Editors note: Two of our blog posts on aging and the microbiome were recently shared with the website Gut Microbiota for Health. Our readers should take a look!
Some people suffer from an enigmatic diagnosis known as urologic chronic pelvic pain syndrome (UCPPS), also known as non-bacterial chronic prostatitis. UCPPS’s symptoms are rather similar to urinary tract infections (UTI’s), with a conspicuous lack of a bacterial cause. In order to diagnose UCPPS doctors must do a bacterial culture of the urine, and if no bacteria grow then the UCPPS diagnosis may be given. While many believe that this disease may be caused by stress or hormone imbalances, a team of researchers from across the U.S. and Canada investigated if there was a bacterial cause. As we know, much of the microbiome is unculturable, and can only be identified through genome sequencing. These researchers hypothesized that bacteria are the true cause of UCPPS, and that UCPPS is similar to UTI, only the bacteria are unculturable, and so basic hospital screens for the bacteria fail to identify them. The scientists recently published the results of their study in The Journal of Urology.
The researchers did genome analyses on 110 urine samples from male patients suffering from UCPPS and 115 urine samples from normal males with no UCPPS diagnosis. The results showed that both the groups had approximately 75 bacteria in their urine, all of which would unlikely have cultured in normal hospital assays. When they compared the types of bacteria between the groups they noticed that Burkholderia cenocepacia was highly abundant in patients with UCPPS but not the control group. Interestingly, this species had been previously identified as a possible urologic pathogen.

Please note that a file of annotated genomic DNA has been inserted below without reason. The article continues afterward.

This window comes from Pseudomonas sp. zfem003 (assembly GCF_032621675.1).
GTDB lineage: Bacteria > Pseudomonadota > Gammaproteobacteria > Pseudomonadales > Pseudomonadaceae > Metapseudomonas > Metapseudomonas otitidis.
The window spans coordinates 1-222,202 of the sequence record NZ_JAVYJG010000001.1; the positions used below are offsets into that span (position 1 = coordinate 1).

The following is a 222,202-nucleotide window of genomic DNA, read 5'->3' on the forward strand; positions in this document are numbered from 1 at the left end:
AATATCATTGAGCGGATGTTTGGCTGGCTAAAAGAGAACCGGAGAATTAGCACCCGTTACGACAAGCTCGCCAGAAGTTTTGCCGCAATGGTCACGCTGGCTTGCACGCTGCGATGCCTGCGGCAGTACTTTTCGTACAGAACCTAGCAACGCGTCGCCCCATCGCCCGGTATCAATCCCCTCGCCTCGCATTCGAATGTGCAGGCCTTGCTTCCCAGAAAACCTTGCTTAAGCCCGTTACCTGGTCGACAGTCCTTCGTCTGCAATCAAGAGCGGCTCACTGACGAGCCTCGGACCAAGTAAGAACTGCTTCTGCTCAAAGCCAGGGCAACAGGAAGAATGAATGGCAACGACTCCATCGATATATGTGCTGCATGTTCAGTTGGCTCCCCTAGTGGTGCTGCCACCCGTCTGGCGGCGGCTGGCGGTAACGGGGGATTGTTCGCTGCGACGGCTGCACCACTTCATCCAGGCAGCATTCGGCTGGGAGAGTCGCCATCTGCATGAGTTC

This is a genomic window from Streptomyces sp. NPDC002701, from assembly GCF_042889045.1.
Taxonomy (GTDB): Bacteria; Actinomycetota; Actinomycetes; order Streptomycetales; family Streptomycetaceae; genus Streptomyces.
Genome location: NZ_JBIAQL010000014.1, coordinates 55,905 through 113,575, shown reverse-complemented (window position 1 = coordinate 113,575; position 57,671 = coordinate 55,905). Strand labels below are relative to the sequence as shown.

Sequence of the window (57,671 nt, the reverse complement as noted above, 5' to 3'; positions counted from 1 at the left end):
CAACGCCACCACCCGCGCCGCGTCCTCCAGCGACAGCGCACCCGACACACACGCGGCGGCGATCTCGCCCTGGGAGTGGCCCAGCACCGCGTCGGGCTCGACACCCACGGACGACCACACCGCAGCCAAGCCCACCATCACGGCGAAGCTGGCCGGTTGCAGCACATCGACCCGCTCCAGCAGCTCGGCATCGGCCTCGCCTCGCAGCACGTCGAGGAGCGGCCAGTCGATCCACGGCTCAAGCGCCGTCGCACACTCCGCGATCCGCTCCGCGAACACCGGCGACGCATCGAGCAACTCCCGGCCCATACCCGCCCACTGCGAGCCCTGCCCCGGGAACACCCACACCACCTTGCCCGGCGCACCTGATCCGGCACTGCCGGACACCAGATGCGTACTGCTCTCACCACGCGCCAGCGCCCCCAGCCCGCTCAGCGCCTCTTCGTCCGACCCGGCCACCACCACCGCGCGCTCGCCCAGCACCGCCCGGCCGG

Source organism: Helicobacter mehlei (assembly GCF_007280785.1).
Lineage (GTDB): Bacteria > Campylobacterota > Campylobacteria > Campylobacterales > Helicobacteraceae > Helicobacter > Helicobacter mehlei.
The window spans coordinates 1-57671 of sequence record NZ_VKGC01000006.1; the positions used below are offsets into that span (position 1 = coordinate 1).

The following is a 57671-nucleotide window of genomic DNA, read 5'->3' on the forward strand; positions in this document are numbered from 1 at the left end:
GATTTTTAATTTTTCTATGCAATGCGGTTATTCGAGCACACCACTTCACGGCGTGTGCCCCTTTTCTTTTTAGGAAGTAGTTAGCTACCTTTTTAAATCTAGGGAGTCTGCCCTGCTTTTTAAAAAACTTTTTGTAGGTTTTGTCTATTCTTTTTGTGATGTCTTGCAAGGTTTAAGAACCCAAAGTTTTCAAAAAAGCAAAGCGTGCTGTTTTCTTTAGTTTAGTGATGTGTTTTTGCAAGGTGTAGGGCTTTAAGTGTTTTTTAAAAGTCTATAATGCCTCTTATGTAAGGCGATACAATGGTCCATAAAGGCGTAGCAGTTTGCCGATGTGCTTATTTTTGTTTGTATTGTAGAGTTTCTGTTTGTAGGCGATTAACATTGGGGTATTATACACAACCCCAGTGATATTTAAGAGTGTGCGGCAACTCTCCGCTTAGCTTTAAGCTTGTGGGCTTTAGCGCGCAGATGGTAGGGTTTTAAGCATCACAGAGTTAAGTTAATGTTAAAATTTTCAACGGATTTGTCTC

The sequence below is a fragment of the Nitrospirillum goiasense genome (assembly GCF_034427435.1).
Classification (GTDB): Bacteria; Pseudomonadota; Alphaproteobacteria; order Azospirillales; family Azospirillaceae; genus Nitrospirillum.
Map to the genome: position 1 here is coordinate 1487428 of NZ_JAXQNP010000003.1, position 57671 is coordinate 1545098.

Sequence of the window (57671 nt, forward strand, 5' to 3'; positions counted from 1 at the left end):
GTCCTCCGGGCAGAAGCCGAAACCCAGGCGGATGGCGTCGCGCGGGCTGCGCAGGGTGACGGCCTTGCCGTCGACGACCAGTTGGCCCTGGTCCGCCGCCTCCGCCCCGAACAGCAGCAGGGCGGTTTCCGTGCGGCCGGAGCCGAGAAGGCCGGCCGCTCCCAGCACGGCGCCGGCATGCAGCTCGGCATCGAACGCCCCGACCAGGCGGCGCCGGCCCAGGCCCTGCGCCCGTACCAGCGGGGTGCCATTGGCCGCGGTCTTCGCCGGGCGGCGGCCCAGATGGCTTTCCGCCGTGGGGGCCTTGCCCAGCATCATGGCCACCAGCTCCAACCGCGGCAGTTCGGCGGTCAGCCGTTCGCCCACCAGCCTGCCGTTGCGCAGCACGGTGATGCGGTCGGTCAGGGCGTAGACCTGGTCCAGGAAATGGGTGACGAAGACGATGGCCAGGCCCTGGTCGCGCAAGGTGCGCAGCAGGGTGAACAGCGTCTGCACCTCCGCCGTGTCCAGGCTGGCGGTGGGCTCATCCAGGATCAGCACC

The study had a number of limitations, and the authors admit as much. For example, it is unclear there sampling procedures would adequately identify any bacteria causing biofilms, and they limited the study to bacteria so fungi and viruses went untested. Still, it is compelling evidence for a bacterial cause to a disease that had previously been thought to not have a bacterial origin. These findings really speak to what prominent microbiome scientist, and member of the AMI’s scientific advisory board, Rob Knight recently said in an interview with NPR: “When you consider the number of diseases where, just over the last five years, it went from being crazy to think the microbes were involved to now being crazy to think the microbes aren't involved, it's amazing how rapidly the evidence has been accumulating.”